The UK Department for Transport has issued the Road to Zero strategy which plans to bans conventional car sales by 2040 (see separate Eltis article for more detail on this). The strategy acknowledges that ‘road transport is one of the biggest contributors to poor air quality in some of the UK’s towns and cities’.
In line with the UK’s industrial strategy, the Road to Zero presents an industry and consumer-led transition. Accordingly, sales of conventional petrol and diesel cars and vans should be put to an end by 2040, while in 2050, all cars and vans should be zero emission vehicles. As regards cities, the report promises support for the development of the public charging points and collaboration with local areas through the Charging Infrastructure Investment Fund.
The report has been criticised, including by Sustrans, a charity that supports walking and cycling. In a statement, Rachel White, Senior Policy and Political Advisor at Sustrans said that the UK Government ‘missed an opportunity to make active travel more accessible’ by not including support e-bikes. She also referred to the fact that 45% of particulate matter comes from tyre and brake wear. ‘A switch to electric vehicles fails to address this. We need fewer, not just cleaner vehicles on our roads.’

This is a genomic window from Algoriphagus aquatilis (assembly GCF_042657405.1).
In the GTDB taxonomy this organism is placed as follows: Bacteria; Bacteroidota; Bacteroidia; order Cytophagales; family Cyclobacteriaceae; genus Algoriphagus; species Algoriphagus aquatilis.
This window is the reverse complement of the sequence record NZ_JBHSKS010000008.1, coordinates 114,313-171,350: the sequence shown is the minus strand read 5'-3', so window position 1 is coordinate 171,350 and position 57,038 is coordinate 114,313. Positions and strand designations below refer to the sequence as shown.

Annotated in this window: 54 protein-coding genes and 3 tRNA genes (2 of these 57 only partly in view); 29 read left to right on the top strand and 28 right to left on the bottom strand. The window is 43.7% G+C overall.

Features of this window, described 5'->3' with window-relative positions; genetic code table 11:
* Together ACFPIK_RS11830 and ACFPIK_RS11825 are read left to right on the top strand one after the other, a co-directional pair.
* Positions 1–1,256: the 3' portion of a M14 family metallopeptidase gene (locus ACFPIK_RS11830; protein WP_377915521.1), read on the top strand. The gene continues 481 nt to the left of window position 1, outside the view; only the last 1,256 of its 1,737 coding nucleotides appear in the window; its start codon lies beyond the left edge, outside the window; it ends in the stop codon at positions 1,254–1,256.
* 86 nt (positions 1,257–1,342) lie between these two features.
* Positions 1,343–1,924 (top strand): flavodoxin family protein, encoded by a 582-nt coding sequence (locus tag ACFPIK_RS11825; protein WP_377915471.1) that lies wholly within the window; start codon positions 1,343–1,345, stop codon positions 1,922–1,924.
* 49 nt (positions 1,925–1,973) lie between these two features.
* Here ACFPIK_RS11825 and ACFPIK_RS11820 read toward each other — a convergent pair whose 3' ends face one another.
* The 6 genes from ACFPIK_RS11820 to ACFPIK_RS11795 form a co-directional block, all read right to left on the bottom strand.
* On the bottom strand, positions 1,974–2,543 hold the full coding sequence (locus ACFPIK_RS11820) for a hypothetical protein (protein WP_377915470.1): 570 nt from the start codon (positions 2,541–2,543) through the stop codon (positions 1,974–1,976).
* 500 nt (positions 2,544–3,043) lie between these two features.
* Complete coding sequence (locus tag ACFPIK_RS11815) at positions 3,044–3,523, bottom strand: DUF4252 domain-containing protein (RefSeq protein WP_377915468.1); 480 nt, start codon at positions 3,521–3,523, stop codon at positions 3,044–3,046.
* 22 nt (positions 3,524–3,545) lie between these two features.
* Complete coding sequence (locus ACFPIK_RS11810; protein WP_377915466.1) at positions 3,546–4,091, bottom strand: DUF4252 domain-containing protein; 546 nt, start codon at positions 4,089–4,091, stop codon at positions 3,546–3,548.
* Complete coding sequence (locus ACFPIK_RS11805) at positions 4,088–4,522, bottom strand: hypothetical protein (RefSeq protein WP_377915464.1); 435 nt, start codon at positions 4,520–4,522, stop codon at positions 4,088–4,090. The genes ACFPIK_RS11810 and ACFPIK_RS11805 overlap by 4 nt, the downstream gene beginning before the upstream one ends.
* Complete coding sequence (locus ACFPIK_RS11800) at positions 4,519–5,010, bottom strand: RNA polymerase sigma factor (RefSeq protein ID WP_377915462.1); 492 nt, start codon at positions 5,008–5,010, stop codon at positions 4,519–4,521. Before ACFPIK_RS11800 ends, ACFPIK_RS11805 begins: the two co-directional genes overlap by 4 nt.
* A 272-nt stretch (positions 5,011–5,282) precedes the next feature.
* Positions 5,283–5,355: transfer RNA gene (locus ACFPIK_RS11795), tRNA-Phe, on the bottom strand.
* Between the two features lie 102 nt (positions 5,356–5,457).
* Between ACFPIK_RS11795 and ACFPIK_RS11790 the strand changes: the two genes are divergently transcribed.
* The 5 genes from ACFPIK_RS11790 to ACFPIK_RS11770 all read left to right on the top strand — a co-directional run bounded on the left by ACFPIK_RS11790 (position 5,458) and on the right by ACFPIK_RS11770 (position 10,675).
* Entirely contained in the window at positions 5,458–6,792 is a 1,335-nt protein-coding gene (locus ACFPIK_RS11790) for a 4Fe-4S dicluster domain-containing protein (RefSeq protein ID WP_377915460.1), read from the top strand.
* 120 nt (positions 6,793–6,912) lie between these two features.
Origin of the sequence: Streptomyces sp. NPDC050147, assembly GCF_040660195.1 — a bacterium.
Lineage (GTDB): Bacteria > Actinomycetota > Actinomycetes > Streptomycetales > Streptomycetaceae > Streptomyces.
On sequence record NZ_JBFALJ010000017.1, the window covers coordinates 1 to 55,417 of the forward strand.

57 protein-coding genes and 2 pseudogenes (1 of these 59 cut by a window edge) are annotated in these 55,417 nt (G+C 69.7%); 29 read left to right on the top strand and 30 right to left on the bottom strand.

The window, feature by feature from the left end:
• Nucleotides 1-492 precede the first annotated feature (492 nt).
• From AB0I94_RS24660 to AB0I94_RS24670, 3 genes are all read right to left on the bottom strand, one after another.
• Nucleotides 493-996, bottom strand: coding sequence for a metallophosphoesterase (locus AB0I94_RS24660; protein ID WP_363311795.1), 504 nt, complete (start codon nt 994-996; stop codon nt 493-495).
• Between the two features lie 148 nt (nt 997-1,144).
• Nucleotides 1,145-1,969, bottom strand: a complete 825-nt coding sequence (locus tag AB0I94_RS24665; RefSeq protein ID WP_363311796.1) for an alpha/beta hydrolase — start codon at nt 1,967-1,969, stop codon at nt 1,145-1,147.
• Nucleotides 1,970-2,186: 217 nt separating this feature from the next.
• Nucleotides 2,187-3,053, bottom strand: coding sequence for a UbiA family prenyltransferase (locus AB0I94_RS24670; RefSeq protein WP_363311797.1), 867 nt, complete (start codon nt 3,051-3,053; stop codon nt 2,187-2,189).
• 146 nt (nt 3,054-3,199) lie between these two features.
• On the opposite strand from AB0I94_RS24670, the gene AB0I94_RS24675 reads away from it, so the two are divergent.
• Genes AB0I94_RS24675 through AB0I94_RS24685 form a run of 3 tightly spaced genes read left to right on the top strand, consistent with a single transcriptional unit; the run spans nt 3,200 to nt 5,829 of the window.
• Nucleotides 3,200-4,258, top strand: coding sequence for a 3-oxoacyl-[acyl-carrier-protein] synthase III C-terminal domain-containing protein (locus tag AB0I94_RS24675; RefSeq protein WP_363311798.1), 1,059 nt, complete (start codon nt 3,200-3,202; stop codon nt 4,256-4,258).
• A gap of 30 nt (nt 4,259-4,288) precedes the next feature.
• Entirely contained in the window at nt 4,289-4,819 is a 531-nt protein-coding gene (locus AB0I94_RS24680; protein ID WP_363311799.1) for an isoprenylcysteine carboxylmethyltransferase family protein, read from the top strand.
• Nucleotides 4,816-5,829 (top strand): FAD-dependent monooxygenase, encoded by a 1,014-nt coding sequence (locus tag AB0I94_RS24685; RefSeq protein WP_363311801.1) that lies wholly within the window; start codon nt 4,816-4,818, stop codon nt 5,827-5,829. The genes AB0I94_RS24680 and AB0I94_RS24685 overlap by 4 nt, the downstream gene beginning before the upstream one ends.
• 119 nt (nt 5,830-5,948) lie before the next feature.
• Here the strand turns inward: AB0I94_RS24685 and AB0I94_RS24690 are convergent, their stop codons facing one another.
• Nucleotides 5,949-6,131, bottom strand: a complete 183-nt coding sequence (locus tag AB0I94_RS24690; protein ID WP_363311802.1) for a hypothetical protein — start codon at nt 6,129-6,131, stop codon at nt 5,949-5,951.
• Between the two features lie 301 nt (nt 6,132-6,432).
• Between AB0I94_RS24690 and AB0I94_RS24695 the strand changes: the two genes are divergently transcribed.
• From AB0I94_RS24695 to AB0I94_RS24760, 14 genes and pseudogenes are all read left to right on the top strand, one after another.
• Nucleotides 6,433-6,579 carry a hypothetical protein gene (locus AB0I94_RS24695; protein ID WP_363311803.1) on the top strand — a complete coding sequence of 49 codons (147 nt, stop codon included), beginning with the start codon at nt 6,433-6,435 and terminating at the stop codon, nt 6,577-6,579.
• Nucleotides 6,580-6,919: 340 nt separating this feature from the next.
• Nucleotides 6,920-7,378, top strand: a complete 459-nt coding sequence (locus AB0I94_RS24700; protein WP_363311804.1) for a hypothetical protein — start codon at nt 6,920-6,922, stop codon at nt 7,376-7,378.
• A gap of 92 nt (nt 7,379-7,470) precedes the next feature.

The UK Committee on Climate Change, an independent advisory body, said the strategy was not the ambitious strategy that could tackle emissions from transport. Chairman of the committee Lord Deben criticised the lack of clarity over the stated aim to end the sale of conventional cars and vans in 2040. He also recommended to ramp up ambitions on the number of electric vehicles on our roads by 2030 and charging infrastructure in homes and streets.
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